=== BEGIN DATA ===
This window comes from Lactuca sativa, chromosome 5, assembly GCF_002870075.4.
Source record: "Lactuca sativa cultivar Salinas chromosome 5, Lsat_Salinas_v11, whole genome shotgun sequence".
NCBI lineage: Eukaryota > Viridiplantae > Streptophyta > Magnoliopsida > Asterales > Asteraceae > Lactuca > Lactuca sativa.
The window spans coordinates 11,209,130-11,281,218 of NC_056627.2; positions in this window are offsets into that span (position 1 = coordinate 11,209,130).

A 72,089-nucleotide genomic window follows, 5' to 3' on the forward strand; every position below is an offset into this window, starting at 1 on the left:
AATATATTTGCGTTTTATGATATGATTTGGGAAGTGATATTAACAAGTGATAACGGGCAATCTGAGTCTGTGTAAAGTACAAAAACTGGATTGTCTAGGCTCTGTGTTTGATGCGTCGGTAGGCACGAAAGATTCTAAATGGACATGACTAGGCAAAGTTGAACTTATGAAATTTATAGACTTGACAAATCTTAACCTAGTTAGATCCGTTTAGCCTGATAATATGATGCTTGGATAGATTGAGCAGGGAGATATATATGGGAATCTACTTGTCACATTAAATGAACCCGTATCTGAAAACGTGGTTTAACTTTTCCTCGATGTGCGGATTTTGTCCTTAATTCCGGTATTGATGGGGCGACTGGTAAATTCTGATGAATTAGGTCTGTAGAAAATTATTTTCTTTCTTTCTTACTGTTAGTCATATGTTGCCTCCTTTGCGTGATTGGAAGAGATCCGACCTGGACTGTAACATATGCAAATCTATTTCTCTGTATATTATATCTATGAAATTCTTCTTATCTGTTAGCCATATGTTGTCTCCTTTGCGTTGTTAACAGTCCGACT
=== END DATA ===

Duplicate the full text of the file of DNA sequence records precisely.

This window comes from Lactuca sativa, chromosome 5, assembly GCF_002870075.4.
Source record: "Lactuca sativa cultivar Salinas chromosome 5, Lsat_Salinas_v11, whole genome shotgun sequence".
NCBI lineage: Eukaryota > Viridiplantae > Streptophyta > Magnoliopsida > Asterales > Asteraceae > Lactuca > Lactuca sativa.
The window spans coordinates 11,209,130-11,281,218 of NC_056627.2; positions in this window are offsets into that span (position 1 = coordinate 11,209,130).

A 72,089-nucleotide genomic window follows, 5' to 3' on the forward strand; every position below is an offset into this window, starting at 1 on the left:
AATATATTTGCGTTTTATGATATGATTTGGGAAGTGATATTAACAAGTGATAACGGGCAATCTGAGTCTGTGTAAAGTACAAAAACTGGATTGTCTAGGCTCTGTGTTTGATGCGTCGGTAGGCACGAAAGATTCTAAATGGACATGACTAGGCAAAGTTGAACTTATGAAATTTATAGACTTGACAAATCTTAACCTAGTTAGATCCGTTTAGCCTGATAATATGATGCTTGGATAGATTGAGCAGGGAGATATATATGGGAATCTACTTGTCACATTAAATGAACCCGTATCTGAAAACGTGGTTTAACTTTTCCTCGATGTGCGGATTTTGTCCTTAATTCCGGTATTGATGGGGCGACTGGTAAATTCTGATGAATTAGGTCTGTAGAAAATTATTTTCTTTCTTTCTTACTGTTAGTCATATGTTGCCTCCTTTGCGTGATTGGAAGAGATCCGACCTGGACTGTAACATATGCAAATCTATTTCTCTGTATATTATATCTATGAAATTCTTCTTATCTGTTAGCCATATGTTGTCTCCTTTGCGTTGTTAACAGTCCGACT